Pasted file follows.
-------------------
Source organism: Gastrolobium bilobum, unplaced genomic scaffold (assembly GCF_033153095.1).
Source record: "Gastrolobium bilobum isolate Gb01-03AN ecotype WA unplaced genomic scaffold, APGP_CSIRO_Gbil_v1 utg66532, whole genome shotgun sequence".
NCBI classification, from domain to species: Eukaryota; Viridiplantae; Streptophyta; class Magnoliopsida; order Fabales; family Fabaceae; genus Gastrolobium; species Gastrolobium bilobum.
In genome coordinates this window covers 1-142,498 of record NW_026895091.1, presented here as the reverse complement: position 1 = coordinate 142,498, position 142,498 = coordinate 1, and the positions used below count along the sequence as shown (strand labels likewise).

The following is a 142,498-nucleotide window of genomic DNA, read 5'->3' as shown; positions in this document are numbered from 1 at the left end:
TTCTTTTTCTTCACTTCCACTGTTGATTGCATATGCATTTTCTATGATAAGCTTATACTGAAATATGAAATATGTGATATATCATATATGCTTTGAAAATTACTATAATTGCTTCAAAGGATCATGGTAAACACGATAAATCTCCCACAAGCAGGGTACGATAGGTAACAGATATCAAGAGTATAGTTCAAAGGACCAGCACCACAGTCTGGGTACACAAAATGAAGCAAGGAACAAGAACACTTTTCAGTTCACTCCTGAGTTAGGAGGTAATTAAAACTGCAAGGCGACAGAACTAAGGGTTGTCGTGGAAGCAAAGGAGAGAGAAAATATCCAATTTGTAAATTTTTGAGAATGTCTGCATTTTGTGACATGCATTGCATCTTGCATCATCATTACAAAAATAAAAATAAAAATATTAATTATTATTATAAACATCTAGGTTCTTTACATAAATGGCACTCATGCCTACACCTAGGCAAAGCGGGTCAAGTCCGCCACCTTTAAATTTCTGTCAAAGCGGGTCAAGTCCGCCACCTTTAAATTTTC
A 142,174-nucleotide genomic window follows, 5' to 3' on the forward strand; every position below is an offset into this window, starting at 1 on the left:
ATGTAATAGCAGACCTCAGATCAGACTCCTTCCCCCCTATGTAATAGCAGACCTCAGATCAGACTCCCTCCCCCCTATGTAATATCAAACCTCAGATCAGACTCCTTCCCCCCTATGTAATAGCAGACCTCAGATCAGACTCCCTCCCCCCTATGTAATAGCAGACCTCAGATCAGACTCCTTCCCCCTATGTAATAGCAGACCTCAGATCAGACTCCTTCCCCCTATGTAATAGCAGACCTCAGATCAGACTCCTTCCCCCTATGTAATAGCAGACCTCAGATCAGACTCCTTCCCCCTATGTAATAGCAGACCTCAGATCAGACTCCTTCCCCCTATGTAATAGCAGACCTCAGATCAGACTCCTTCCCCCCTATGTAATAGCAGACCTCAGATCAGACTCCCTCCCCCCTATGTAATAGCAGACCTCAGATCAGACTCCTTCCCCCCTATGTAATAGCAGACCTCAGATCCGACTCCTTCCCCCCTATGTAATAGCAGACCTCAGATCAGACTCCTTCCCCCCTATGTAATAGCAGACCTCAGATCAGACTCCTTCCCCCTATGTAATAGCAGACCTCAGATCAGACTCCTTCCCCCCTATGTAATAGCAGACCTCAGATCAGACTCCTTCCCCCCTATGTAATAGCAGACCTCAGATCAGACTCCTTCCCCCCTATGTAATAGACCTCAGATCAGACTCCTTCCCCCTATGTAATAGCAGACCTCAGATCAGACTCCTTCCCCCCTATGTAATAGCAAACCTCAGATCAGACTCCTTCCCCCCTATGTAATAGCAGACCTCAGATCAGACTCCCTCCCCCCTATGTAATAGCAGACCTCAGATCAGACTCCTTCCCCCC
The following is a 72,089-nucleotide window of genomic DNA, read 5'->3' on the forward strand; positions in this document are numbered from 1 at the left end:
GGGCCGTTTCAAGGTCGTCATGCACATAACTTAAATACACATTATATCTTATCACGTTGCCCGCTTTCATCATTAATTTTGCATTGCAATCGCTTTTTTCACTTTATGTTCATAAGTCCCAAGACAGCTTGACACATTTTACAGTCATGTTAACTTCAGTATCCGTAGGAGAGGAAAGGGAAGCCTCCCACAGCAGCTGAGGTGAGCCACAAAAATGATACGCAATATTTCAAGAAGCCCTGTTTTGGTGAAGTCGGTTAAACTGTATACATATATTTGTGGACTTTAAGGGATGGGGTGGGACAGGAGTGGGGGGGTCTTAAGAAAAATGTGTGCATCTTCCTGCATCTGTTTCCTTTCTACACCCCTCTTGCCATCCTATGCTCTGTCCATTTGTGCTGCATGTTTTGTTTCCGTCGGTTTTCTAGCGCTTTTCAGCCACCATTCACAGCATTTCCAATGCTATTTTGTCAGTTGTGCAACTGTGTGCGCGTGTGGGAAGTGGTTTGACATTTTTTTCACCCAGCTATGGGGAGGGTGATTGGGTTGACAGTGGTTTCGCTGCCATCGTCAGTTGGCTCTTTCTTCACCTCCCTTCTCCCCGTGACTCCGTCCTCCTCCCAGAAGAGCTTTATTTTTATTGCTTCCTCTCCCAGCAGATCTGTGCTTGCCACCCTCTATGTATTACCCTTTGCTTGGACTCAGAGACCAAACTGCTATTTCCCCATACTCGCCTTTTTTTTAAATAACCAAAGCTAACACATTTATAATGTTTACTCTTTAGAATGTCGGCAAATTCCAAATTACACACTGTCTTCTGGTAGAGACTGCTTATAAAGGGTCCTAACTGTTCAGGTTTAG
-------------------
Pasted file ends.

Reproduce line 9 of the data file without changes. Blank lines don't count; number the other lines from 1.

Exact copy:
The following is a 72,089-nucleotide window of genomic DNA, read 5'->3' on the forward strand; positions in this document are numbered from 1 at the left end: